How to Make Palak Rice: The Healthier Cousin of Biryani and Pulao

Plavaneeta Borah, NDTV  |  Updated: February 22, 2018 11:59 IST

How to Make Palak Rice: The Healthier Cousin of Biryani and Pulao
While most of us have grown up marveling at the popular cartoon character Popeye, who gets his superhero strength after gorging down a can of spinach, in reality, as kids we have often struggled to finish even a few spoons of the green veggie, which is commonly served as a side or curry during lunch meals. It doesn't quite have to do with bad taste, the leaves in fact have a distinctive zingy flavour, but it's probably the unappealing preparations as compared to other dishes that could have caused the disinterest for it.

Spinach rarely features in one's list of favourite veggies, but as an ingredient, it has the capabilities of creating some stellar dishes. Whether you make it into a paste or sauté it, the slightly peppery flavour blends well with other ingredients. But you need to spend a little time to get familiar with the characteristics of the green leafy veggie. Once you do, it's easy to toss it into a number of recipes and add to the myriad flavours.

Spinach, or palak in Hindi, is probably one of the highest sources of vitamins, minerals and antioxidants among food sources. It is a power veggie, which definitely should be included in the daily diet. One of the easiest ways is to make a quick stir-fry, but if you are up for some exploring, there's plenty you could do with it.


One-Pot Spinach Dish

Rice features commonly in Indian cuisine. There are many ways it is prepared along with spices, vegetables and meats to create lip-smacking dishes such as biryani, pulao and the like. Palak Rice is one such dish from the same culinary branch. Although I would like to believe that it is a really smart way to make children eat their greens.  I was introduced to it through my mother who presented it as the new 'fried' rice sans soya sauce. And it appealed to me probably because it was different and my friends thought of it as a 'cool' tiffin option. But I eventually did grow up to become fond of it.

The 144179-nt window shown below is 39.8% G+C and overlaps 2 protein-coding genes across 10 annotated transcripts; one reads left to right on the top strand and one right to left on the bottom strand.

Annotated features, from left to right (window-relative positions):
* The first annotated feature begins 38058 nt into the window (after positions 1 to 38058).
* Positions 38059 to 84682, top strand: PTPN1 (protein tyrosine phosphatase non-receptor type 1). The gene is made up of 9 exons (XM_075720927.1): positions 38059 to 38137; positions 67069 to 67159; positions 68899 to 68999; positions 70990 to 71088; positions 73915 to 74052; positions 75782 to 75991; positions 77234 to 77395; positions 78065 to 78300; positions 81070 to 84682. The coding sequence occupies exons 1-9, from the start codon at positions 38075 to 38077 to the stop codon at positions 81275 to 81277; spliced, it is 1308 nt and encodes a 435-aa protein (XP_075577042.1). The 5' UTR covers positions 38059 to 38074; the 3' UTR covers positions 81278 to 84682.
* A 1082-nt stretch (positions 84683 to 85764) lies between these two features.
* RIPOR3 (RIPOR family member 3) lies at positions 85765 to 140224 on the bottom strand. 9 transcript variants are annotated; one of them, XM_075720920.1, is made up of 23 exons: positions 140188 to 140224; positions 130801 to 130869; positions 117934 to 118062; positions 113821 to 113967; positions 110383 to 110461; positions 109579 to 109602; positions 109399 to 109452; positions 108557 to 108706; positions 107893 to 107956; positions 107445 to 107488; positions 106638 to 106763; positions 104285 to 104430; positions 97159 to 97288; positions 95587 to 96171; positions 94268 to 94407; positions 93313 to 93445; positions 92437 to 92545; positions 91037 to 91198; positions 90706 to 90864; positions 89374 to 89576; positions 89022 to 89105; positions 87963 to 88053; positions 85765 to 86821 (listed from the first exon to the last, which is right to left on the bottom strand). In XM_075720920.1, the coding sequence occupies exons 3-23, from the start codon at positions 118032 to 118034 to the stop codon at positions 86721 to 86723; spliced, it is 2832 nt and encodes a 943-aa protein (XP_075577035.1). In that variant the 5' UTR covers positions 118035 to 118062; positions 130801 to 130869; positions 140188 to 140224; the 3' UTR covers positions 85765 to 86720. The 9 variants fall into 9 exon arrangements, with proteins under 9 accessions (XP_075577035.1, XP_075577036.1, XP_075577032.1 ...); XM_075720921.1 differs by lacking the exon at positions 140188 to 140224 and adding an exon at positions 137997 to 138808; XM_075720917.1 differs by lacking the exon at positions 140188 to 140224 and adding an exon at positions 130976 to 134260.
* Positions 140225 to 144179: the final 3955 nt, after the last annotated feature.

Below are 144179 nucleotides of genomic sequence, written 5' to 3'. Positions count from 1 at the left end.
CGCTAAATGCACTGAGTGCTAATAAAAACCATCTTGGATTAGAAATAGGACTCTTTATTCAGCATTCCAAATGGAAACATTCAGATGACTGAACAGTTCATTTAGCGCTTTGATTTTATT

palak rice

Much like biryani and pulao, this dish too calls in for the same spices and therefore is aromatic and flavourful. While some like to use the spinach as a paste to blend in all the spices, you can also finely chop the vegetable and use it. Spices are essential in this recipe, which is what builds the final flavour of the one-pot dish. I usually make Palak Rice by dry roasting whole spices such as green cardamom, black cardamom, cinnamon, cloves, black pepper, and star anise, and grinding them to make a powder.  To it, I add a pinch of mace which spikes up the flavour even more.

There are many ways you can prepare Palak Rice. Just like biryani, you can either cook all the ingredients together and let the flavours develop in a pot, or make the rice and spinach curry separately and layer them together in one final pot and dum cook it for a few minutes to blend in the flavours. I like to follow the first process, and I use a pressure cooker which makes the whole cooking process easy and quick. Top it with a whole bunch of roasted cashews and crispy fried onions (barista), and you have a winner of a dish. And more so when you spoon in some desi ghee during the cooking process. Bet you'll agree that spinach has never tasted this good!

How to Make Palak Rice

Palak Rice

Serves 2

Cooking time: 40 minutes


1 cup basmati rice

2 medium onions, chopped

2 Tbsp ghee plus extra

1 tsp brown sugar

1 Tbsp ginger-garlic paste, fresh

2 small tomatoes, chopped

Salt to taste

1/2 tsp turmeric powder

1/2 tsp red chilli powder

1/2 tsp coriander powder

1/2 tsp cumin powder

2 bay leaves

For the spices

1 cinnamon stick

2 green cardamoms

2 black cardamoms

3-4 cloves

1 star anise

A pinch of mace

For the spinach puree

2 cups chopped spinach

1/4 cup grated coconut (optional)

1/2 cup coriander leaves

1-2 green chillies

For the garnish

1 cup crispy fried onions

1 cup roasted cashew nuts

rice palak


1. Soak the rice in water for 15 minutes. Keep aide.

2. In a pan, dry roast the whole spices for a few minutes until aromatic. Then let it cool and grind them to make a coarse powder. Keep aside.

3. For the spinach puree, add all the ingredients in a mixer and grind to make a smooth paste.

4. In a pressure cooker, heat ghee and add brown sugar. Let it caramelize and then add the chopped onions. Sauté for 2-3 minutes.

5. Add ginger-garlic paste and tomatoes, turn up the heat and saute for 4-5 minutes until the tomatoes become pulpy and the oil separates.

6. Add salt, turmeric and red chilli powder, and mix well. Then add the spinach paste and let it cook for 4-5 minutes.

7. Add cumin and coriander powders and mix well. Continue cooking for 4-5 minutes.

8. Now add the drained rice and mix well. Add the spice powder and saute for 2-3 minutes.

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9. Fill the cooker with 2 cups warm water and add the bay leaves and pressure cook for three whistles.

10. Add a spoon of ghee and mix the rice well.


11. Serve hot topped with fried onions and roasted cashews.

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